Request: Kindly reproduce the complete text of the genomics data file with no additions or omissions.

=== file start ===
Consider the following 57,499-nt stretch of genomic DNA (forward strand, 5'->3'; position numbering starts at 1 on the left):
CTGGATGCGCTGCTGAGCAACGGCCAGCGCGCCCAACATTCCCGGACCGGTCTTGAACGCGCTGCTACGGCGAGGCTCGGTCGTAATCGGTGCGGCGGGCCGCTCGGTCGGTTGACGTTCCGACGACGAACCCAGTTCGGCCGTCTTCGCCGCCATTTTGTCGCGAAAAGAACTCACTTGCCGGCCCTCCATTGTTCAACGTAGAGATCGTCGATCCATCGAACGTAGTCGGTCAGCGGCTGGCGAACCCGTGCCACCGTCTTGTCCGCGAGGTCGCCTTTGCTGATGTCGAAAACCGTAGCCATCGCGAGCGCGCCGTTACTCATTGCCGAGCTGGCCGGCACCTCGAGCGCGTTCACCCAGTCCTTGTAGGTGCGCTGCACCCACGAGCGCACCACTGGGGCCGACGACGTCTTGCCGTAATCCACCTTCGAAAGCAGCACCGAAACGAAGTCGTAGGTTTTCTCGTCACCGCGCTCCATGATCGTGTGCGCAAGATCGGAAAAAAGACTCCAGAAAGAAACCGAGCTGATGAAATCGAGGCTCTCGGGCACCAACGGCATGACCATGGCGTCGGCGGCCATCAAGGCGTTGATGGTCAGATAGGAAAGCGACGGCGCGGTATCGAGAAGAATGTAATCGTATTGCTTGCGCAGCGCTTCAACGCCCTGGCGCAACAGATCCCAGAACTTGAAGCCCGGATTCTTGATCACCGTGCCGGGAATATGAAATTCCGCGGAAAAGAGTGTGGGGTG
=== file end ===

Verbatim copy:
Consider the following 57,499-nt stretch of genomic DNA (forward strand, 5'->3'; position numbering starts at 1 on the left):
CTGGATGCGCTGCTGAGCAACGGCCAGCGCGCCCAACATTCCCGGACCGGTCTTGAACGCGCTGCTACGGCGAGGCTCGGTCGTAATCGGTGCGGCGGGCCGCTCGGTCGGTTGACGTTCCGACGACGAACCCAGTTCGGCCGTCTTCGCCGCCATTTTGTCGCGAAAAGAACTCACTTGCCGGCCCTCCATTGTTCAACGTAGAGATCGTCGATCCATCGAACGTAGTCGGTCAGCGGCTGGCGAACCCGTGCCACCGTCTTGTCCGCGAGGTCGCCTTTGCTGATGTCGAAAACCGTAGCCATCGCGAGCGCGCCGTTACTCATTGCCGAGCTGGCCGGCACCTCGAGCGCGTTCACCCAGTCCTTGTAGGTGCGCTGCACCCACGAGCGCACCACTGGGGCCGACGACGTCTTGCCGTAATCCACCTTCGAAAGCAGCACCGAAACGAAGTCGTAGGTTTTCTCGTCACCGCGCTCCATGATCGTGTGCGCAAGATCGGAAAAAAGACTCCAGAAAGAAACCGAGCTGATGAAATCGAGGCTCTCGGGCACCAACGGCATGACCATGGCGTCGGCGGCCATCAAGGCGTTGATGGTCAGATAGGAAAGCGACGGCGCGGTATCGAGAAGAATGTAATCGTATTGCTTGCGCAGCGCTTCAACGCCCTGGCGCAACAGATCCCAGAACTTGAAGCCCGGATTCTTGATCACCGTGCCGGGAATATGAAATTCCGCGGAAAAGAGTGTGGGGTG